Break a Leg!

Collector: So, you’re involved in theatre and also some film stuff.

Informant: Yes.

Collector: So, are there any tabooistic or initiation things involved in that world?

Friend: Don’t say “Macbeth” in a theatre setting. We call it “The Scottish Play.” Also, you’re not supposed to say “Good luck.” You’re supposed to say, “Break a leg.”

Collector: Oh, yeah I’m familiar with those. Do we know the story behind “Break a leg?”

Informant: In earlier centuries, people would bow. There are a couple of different stories. The way you bow included kneeling one leg and bending down, so you’re literally breaking the line.

Collector: Oh! That makes sense.

Informant: Yeah, and if you had a really good performance, you would bend really far down, so that’s why you really want to, like, “break” the leg.

Friend: And you’re also breaking a line by doing that, in a way. You’re creating a line by straightening the one leg, but you’re breaking the other potential line, a little bit, because you’re bending the knee.

Informant: So it’s like “Give a performance deserving of taking a bow that low.”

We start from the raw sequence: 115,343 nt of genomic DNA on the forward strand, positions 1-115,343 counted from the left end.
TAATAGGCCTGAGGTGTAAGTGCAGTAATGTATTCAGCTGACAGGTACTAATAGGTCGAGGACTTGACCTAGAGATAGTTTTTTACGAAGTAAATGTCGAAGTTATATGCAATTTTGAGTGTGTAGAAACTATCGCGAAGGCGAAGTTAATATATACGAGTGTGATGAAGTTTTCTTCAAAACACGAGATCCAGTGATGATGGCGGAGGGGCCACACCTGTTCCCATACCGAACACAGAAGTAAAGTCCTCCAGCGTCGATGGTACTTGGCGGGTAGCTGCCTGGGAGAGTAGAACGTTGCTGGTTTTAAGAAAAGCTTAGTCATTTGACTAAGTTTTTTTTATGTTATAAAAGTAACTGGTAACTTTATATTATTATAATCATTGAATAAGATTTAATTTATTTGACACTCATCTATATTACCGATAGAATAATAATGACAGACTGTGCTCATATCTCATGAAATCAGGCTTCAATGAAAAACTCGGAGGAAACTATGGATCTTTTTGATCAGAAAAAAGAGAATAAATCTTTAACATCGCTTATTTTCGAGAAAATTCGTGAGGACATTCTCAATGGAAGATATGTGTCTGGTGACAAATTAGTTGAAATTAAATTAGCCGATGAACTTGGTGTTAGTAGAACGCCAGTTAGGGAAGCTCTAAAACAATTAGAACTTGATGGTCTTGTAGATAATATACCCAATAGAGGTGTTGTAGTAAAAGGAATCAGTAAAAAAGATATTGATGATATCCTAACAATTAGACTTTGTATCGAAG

Collector’s Notes: Theatre has always been an area of a lot of tradition.  People chant things before performing, they’ll wear certain pairs of tights or shoes, or they’ll ceremoniously give each other gifts on opening night.  So, it doesn’t surprise me that the “Break a leg” saying is deep-rooted in tradition as well.  Although I’ve never heard it called “The Scottish Play” I think that’s really interesting.  I’m assuming that they call it this in a “He Who Will Not Be Named” sort of way.  Because it is a play about Scotland, I’m guessing that they call it this instead of using its actual name.  We see this a lot in studying folklore, because certain things that become “bad luck” are avoided like the plague.  I like this story, though, because it sort of gives a logical explanation to the meaning of the saying.  As if someone “breaking” the line of their leg gives the saying more validation than just being a bad omen.  People naturally like to have logical or scientific explanations for things, instead of saying that something is the way it is “just because that’s how it’s been done.”  An interesting hypothesis, is that maybe people started saying “break a leg,” then because more people started saying this, “good luck,” being heard less and less, was assumed to be bad luck just out of lack of use.